The issue of maintaining law and order is as old as the origins of civil society. While a large majority of the population are law abiding and conform to the social norms of the times, there is always an underbelly of disorderly conduct on part of a disturbed minority. As the process of urbanization takes off and more people start residing in major cities, the fissures start to appear within the apparent harmonious co-existence. There are several reasons why disorderly conduct on part of individuals and groups takes place. Sociologists have proposed numerous theories explaining this phenomenon. This essay will pertain itself to the contrasting viewpoints presented by the theories of Erving Goffman and Michel Foucault by citing real instances that support their theory.
Erving Goffman was an astute observer of society, who immersed himself in the social environment which he was studying. He carefully observed and recorded the ways in which people’s behavior and interpersonal interactions are carried out in everyday life. He notes that “people perform their social roles and, as they do so, they produce social order through their actions and the regular practices they engage in. Often these ways of acting and interacting are unnoticed and only become apparent when they are breached or broken. Not all social life is cooperative, some is competitive and sometimes there is conflict, but generally people are able to negotiate breaches and restore order” (Staples, et. Al., p.48). A prominent example of this theory in action is available to us from the works of Charles Dickens. His works are relevant to the discussion of contemporary Britain, for the process of modernization and urbanization of Britain was started during the author’s lifetime, aspects of which are reflected in his writings. Dickens too immersed himself in the social environment that he was observing and brought out astute insights into the nature of London street-life. Moreover, Dickens chose characters from lower strata of society for his stories, who are the most likely to engage in disorderly conduct (Alia & Bull, 2005, p.56)). In many ways, the nineteenth century London street-life described by Dickens, serves to validate the theory of Goffman and the latter’s view of social order and disorder.
It is no irony that as Britain’s empire expanded to all corners of the world in the nineteenth century, the city of London was taxed beyond its adequacy, subjecting itself to social disorder. As opposed to other prominent writers of the Victorian age, Dickens mastered the art of capturing London’s street life. Ugly, squalid and beneath dignity at times, life in London at the time was a real challenge. In the novels of Dickens, as well as in the memoirs of his own early life, one can clearly see the first instances of the problem posed by modernization. Dickens’ novels were as much works of fiction as they were documentations of the underbelly of the most prosperous empire of the time. Highly crowded slums such as St. Giles and Seven Dials were notorious for criminal activity. In this atmosphere of grinding poverty, congested dwelling places, unhygienic food sources and constant threat from criminals, such unsavory professions as prostitution are inevitable. Prostitution also played a role in easily spreading sexually transmitted diseases. Interestingly, these aspects of the greater London metropolis is as true today as it was during the nineteenth century, which suggests that the root causes of social disorder have remained more or less the same through these years (Alia & Bull, 2005, p.56). For example, while London during the reign of British empire has emigres from colonies across the world, in modern London one can see China Towns, Pakistani neighborhoods, Professional Indians’ suburbia, illegal East Europeans’ havens, etc. These communities try their best to remain secluded from the mainstream, creating problems for city administrators who are keen to assimilate immigrants into the mainstream. This aspect of social seclusion of certain minority groups is relevant in the context of Goffman’s assertion that “Sometimes people perform differently and new forms of coordination based on new rules and practices can arise. So, disorder is a breach or break in established ways of doing things and is something that gets repaired in the flow of the interactional order.” (Staples, et. Al., p.49)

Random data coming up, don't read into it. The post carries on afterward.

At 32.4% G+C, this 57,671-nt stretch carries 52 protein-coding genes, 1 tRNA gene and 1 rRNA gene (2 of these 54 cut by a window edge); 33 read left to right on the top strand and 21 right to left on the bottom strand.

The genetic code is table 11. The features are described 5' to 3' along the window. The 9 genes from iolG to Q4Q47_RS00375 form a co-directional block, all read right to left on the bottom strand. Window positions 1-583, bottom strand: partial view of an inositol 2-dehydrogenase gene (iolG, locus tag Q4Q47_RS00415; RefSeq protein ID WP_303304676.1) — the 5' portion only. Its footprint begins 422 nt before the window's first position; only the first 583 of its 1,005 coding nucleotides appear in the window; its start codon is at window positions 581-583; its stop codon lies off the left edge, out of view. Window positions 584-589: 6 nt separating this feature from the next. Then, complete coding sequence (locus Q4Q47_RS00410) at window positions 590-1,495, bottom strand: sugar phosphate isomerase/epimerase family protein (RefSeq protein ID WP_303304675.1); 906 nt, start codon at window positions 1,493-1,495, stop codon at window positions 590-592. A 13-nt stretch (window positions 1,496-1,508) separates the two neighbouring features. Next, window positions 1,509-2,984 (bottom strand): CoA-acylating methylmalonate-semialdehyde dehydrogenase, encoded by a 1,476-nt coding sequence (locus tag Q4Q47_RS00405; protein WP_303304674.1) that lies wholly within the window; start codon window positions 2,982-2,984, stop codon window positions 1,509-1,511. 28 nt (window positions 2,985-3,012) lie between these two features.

A contrasting theoretical viewpoint to that of Goffman’s was presented by the French philosopher and social scientist Michel Foucault, who laid emphasis on the systemic and institutional settings within which social interactions take place. He asserted that to understand the micro-level functioning of society one has to look at wider levels, particularly questions related to power. In contrast to Goffman, Foucault examined “how social order is shaped and organised by authoritative knowledge, particularly forms of knowledge that are put to work in social and political institutions. Discourses and institutions are forms of power – the sovereign power of the state, the expert knowledge embedded in institutions and the surveillance they exercise, and the disciplinary power that arises when people internalise these discourses and govern themselves in ways based on individual self-control” (Staples, et. Al., p.49)